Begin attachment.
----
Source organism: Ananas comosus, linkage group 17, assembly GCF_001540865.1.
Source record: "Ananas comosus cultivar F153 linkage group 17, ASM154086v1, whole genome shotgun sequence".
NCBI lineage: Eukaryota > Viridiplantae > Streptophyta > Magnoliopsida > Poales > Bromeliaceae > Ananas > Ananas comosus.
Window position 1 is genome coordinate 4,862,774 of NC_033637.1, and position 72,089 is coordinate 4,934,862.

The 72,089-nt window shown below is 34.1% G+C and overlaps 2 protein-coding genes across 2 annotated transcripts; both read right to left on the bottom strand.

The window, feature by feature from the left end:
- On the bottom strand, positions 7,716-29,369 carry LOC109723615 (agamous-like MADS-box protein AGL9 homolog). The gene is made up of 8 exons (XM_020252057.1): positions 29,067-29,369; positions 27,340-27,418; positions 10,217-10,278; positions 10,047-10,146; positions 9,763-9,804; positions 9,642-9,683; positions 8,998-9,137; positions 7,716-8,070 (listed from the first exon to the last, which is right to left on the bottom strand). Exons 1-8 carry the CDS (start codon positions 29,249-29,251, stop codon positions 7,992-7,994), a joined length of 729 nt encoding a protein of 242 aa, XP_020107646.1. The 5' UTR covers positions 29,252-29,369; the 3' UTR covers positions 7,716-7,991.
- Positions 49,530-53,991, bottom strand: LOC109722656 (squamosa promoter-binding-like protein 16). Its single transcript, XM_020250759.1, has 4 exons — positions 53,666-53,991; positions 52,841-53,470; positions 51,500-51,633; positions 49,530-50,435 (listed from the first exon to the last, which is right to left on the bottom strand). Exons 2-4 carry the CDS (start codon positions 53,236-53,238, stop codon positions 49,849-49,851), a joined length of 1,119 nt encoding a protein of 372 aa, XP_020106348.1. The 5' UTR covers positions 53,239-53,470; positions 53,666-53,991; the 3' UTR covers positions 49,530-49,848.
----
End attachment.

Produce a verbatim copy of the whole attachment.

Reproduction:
Source organism: Ananas comosus, linkage group 17, assembly GCF_001540865.1.
Source record: "Ananas comosus cultivar F153 linkage group 17, ASM154086v1, whole genome shotgun sequence".
NCBI lineage: Eukaryota > Viridiplantae > Streptophyta > Magnoliopsida > Poales > Bromeliaceae > Ananas > Ananas comosus.
Window position 1 is genome coordinate 4,862,774 of NC_033637.1, and position 72,089 is coordinate 4,934,862.

The 72,089-nt window shown below is 34.1% G+C and overlaps 2 protein-coding genes across 2 annotated transcripts; both read right to left on the bottom strand.

The window, feature by feature from the left end:
- On the bottom strand, positions 7,716-29,369 carry LOC109723615 (agamous-like MADS-box protein AGL9 homolog). The gene is made up of 8 exons (XM_020252057.1): positions 29,067-29,369; positions 27,340-27,418; positions 10,217-10,278; positions 10,047-10,146; positions 9,763-9,804; positions 9,642-9,683; positions 8,998-9,137; positions 7,716-8,070 (listed from the first exon to the last, which is right to left on the bottom strand). Exons 1-8 carry the CDS (start codon positions 29,249-29,251, stop codon positions 7,992-7,994), a joined length of 729 nt encoding a protein of 242 aa, XP_020107646.1. The 5' UTR covers positions 29,252-29,369; the 3' UTR covers positions 7,716-7,991.
- Positions 49,530-53,991, bottom strand: LOC109722656 (squamosa promoter-binding-like protein 16). Its single transcript, XM_020250759.1, has 4 exons — positions 53,666-53,991; positions 52,841-53,470; positions 51,500-51,633; positions 49,530-50,435 (listed from the first exon to the last, which is right to left on the bottom strand). Exons 2-4 carry the CDS (start codon positions 53,236-53,238, stop codon positions 49,849-49,851), a joined length of 1,119 nt encoding a protein of 372 aa, XP_020106348.1. The 5' UTR covers positions 53,239-53,470; positions 53,666-53,991; the 3' UTR covers positions 49,530-49,848.